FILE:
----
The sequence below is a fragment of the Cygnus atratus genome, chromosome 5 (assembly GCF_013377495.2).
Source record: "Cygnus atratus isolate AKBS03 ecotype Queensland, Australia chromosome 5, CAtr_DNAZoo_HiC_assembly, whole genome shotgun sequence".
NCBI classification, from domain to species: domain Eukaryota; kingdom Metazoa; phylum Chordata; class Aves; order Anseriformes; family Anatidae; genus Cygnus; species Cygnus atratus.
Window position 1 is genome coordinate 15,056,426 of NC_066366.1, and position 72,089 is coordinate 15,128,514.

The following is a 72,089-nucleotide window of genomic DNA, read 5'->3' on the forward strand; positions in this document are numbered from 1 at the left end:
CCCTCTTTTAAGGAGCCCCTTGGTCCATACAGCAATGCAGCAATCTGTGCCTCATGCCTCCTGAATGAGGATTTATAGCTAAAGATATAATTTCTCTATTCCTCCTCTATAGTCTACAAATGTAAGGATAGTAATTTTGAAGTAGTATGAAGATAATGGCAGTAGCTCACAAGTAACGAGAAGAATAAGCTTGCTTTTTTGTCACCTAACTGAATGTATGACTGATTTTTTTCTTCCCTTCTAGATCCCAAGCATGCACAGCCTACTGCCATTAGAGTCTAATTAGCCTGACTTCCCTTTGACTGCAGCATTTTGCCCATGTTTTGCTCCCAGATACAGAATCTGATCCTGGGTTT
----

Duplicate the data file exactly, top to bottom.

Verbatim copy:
The sequence below is a fragment of the Cygnus atratus genome, chromosome 5 (assembly GCF_013377495.2).
Source record: "Cygnus atratus isolate AKBS03 ecotype Queensland, Australia chromosome 5, CAtr_DNAZoo_HiC_assembly, whole genome shotgun sequence".
NCBI classification, from domain to species: domain Eukaryota; kingdom Metazoa; phylum Chordata; class Aves; order Anseriformes; family Anatidae; genus Cygnus; species Cygnus atratus.
Window position 1 is genome coordinate 15,056,426 of NC_066366.1, and position 72,089 is coordinate 15,128,514.

The following is a 72,089-nucleotide window of genomic DNA, read 5'->3' on the forward strand; positions in this document are numbered from 1 at the left end:
CCCTCTTTTAAGGAGCCCCTTGGTCCATACAGCAATGCAGCAATCTGTGCCTCATGCCTCCTGAATGAGGATTTATAGCTAAAGATATAATTTCTCTATTCCTCCTCTATAGTCTACAAATGTAAGGATAGTAATTTTGAAGTAGTATGAAGATAATGGCAGTAGCTCACAAGTAACGAGAAGAATAAGCTTGCTTTTTTGTCACCTAACTGAATGTATGACTGATTTTTTTCTTCCCTTCTAGATCCCAAGCATGCACAGCCTACTGCCATTAGAGTCTAATTAGCCTGACTTCCCTTTGACTGCAGCATTTTGCCCATGTTTTGCTCCCAGATACAGAATCTGATCCTGGGTTT